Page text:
How to take care of your Cashmere

By Annabel van Eijk | Styles | 01/14/2020
How to take care of your Cashmere

Soft, caring, so lovely you’ll never want to part; no I’m not talking about the perfect boyfriend, I’m talking about a great cashmere sweater. Yes, this ultra-soft fabric offers the type of luxury that we can’t get enough of. So imagine how our hearts fall into pieces when we find out we’ve washed our cashmere all wrong. It’s like breaking up, but worse because there is no way to revenge a sweater. Anyhow, to avoid all that heartbreak there are a few rules for you to follow on how to wash cashmere and how to take care of cashmere. Let’s not waste a minute!

How To Take Care Of Cashmere

Protect from Moths

Cashmere is to moths what Ganni is to fashion girls, totally obsessed.  If you have any animal-hair fabrics in your wardrobe you probably have encountered a dreaded hole or two in some of these fabrics and when it’s your favourite cashmere sweater it's easy to resort to a pity party that includes voicing “Why Me, Why me!” multiple times while you fall to the floor with your sweater in your hands. But let's avoid all that drama,  there are plenty of ways to beat these tiny little creatures and simple mothballs aren’t your only solution.

First of all, taking care of cashmere means keeping it clean – if anything these not-so-welcome friends thrive off clothes that are (even a little) bit dirty and get a kick out of human scent. Besides taking care of your cashmere and keeping it clean, you’ll want to make sure the soft goodness is stored somewhere safe. By safe I don’t mean folded neatly in a drawer instead of thrown over a chair, if you really want to make sure you have no holes in your cashmere, some extra measures will need to be taken. This may seem like a little bit extreme, but it will be so worth it: pack it up in plastic. You can buy airtight zip-top bags, containers or boxes made especially to beat the moths and any other little creatures. If you have a garment bag lying around you can also use this to store your cashmere, hung or folded.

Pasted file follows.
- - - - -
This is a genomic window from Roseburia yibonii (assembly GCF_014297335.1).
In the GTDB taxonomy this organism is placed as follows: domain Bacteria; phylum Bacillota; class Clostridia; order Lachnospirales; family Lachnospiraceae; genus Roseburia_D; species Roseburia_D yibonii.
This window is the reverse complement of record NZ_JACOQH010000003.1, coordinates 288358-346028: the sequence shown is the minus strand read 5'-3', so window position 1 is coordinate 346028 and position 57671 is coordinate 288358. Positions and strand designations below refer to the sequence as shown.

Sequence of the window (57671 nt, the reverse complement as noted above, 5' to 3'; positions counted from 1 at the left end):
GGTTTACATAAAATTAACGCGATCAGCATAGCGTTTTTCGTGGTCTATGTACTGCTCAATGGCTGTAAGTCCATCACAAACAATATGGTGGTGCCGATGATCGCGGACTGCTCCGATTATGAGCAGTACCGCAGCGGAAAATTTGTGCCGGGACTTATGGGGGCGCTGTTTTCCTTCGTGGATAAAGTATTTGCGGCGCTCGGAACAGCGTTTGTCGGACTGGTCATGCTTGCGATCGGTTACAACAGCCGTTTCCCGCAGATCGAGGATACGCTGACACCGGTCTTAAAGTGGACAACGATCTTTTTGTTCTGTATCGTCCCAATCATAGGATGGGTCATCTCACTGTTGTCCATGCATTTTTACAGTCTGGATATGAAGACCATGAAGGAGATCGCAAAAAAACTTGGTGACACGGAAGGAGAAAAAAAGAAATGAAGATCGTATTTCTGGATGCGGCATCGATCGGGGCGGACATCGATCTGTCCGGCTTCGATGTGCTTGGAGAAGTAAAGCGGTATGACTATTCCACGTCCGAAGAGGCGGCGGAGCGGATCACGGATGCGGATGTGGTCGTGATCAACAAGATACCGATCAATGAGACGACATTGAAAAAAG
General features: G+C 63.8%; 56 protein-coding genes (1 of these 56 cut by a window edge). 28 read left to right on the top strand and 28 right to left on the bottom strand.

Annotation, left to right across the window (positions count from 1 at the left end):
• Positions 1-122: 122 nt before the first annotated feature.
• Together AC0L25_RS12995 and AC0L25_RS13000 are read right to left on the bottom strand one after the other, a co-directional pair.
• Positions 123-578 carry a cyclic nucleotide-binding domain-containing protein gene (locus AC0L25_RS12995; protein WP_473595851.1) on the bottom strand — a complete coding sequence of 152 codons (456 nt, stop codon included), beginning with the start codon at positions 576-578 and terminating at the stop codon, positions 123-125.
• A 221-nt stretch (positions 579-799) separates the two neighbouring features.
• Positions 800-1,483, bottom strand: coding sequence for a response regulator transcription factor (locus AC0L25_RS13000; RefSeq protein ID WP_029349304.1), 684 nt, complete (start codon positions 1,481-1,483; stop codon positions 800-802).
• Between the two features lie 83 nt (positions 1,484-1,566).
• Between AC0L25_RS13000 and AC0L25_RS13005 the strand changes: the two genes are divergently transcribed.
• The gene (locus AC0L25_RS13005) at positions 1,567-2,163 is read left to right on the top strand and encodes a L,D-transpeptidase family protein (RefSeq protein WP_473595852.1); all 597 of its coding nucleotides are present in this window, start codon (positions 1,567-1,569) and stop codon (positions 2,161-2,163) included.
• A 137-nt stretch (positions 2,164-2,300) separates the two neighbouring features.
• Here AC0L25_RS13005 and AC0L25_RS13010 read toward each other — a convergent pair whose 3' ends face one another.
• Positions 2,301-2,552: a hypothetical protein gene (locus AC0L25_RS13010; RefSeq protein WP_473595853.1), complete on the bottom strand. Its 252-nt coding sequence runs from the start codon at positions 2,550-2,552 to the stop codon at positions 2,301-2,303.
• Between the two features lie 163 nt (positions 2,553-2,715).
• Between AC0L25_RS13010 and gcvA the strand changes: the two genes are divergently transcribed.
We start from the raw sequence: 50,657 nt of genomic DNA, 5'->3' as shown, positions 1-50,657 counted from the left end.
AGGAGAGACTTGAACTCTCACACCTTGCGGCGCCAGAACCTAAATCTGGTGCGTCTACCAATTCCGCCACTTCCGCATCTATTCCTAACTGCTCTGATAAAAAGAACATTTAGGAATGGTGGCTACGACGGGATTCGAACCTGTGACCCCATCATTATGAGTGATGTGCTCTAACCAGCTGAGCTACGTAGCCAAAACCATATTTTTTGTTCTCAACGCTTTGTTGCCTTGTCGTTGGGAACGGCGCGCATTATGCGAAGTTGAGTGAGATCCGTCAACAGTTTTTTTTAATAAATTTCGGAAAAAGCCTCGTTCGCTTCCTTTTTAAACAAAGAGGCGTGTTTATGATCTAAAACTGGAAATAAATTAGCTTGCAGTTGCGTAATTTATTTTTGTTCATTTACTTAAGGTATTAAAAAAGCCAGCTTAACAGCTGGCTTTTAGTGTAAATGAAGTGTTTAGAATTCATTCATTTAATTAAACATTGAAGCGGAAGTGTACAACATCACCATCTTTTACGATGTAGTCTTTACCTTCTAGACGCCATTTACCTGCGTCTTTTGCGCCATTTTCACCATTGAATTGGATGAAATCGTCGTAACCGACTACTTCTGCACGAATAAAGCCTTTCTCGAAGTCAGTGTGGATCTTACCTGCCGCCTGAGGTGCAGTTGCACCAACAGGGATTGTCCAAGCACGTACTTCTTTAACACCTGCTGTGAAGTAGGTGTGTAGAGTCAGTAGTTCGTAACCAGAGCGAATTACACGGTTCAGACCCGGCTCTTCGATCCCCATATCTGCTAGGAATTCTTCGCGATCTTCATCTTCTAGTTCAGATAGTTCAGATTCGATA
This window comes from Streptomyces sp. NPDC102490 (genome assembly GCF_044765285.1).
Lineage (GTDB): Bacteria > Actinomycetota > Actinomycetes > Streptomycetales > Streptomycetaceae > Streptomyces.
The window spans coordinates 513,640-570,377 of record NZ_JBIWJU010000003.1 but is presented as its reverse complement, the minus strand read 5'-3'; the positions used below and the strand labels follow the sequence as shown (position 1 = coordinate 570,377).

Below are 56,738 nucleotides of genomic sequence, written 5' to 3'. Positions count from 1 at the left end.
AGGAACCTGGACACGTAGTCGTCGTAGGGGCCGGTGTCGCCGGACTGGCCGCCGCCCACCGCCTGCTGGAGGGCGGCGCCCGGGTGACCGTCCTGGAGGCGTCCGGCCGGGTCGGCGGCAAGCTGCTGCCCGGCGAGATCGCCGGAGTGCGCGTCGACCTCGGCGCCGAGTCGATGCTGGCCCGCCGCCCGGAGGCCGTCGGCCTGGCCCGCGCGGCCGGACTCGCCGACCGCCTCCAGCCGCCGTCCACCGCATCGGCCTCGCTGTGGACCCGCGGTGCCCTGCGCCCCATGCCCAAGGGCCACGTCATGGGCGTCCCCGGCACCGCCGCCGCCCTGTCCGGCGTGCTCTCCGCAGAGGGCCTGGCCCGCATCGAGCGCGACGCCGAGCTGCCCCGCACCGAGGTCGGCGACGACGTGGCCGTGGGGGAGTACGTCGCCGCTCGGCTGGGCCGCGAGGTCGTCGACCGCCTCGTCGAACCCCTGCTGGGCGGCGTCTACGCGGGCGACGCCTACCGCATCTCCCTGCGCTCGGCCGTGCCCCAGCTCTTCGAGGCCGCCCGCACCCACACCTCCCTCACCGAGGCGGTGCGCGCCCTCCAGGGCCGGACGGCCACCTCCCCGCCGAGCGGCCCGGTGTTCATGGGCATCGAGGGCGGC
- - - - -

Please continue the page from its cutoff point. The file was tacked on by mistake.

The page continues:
Don’t leave things hanging

Always fold your cashmere instead of hanging. Hanging a cashmere sweater could let it loose its shape, the sleeves can grow long and it will loosen up in a way that’s not baggy-chic but just baggy and not very flattering. 

Don’t stress out about pilling

With cashmere, pilling will just happen, whether you’ve spent half of your rent money or a 100. Pilling is when little fuzz balls, loose strands or bobbles occur on the fabric and make it look less smooth and neat. Pilling is not really a look but there are plenty of ways to take off pilling with just a few strokes. Pilling will happen once you wear your cashmere item more often, you could just stop wearing it or wear it very rarely but then what’s the point of having a buttery soft sweater you love to the moon and back.

Remove the little bits of fabric that pop out with a delicate pair of scissors or a razor blade and be careful (don’t know how often I can say the word 'careful' but we’re treading dangerous waters here). If you’re into fancy little gadgets or just ease, then try to look for a sweater comb or electric fabric shaver and as a bonus, you can often use these for couches and carpets as well. 

How to Wash Cashmere


Wash Cashmere By Hand

How to wash cashmere? All you need is water, soap and your hands to wash your cashmere. Let me put it in steps so you’re sure nothing can go wrong.

1. Fill a bath, sink or basin with lukewarm water (not boiling hot).

2. Add a bit of cleanser to the water, you’ll find plenty of soaps dedicated to this kind of a wash. If you’re not a lady of laundry, you can use a bit of your own hair soap or baby shampoo. Cashmere, mohair, like wool, is hair after all so this works fine as well.

3. Turn your garment inside out and carefully emerge it into the water and swirl it around for around 30 seconds to a minute. Then just leave it in the water for another half out to soak.

4. Take out the cashmere item and very, very carefully press out a bit of water ( so don’t wring the item) before placing in a towel or two to dry and soak up the excess water. 

That's how to wash cashmere by hand, but you might want to consider washing it with your machine instead. Keep reading to find out how!

Air Dry Cashmere

Whatever you do, stay far away from your dryer. It is 100% off-limits unless you have a mini-me running around and you’re trying to resize a sweater. Instead of machine drying always air dry but don’t just throw it over a rack. Lay the garment on a towel and roll it up with the garment inside or hang something like a sweater on a clothing hanger and simply let it air dry. An important note is to keep the items away from any heat sources like the sun or radiators.

Wash cashmere on a gentle washing program

Washing by hand is really the safest option, but if you’re a little bit stubborn or just a lot lazy and are in the possession of a washing machine then there are ways to do it this way too, just tread lightly. First, make sure you have a mesh bag or a laundry bag and place the cashmere inside of it before you put it in the washing machine. Select a gentle cycle and use only cold water (never, ever hot!) to wash your cashmere. 

Steam cashmere, don’t iron

Smooth out those wrinkles with a steamer, it’s a must safer bet than your iron as cashmere can handle moisture but not so much heat.  

Hopefully, I've answered all your questions on how to take care of cashmere. Quality fabrics like cashmere just take a little more work to maintain that luxury feeling, but putting in that extra bit of effort makes sure you can enjoy that beige cashmere sweater for many years to come. We'd say that's totally worth it. 

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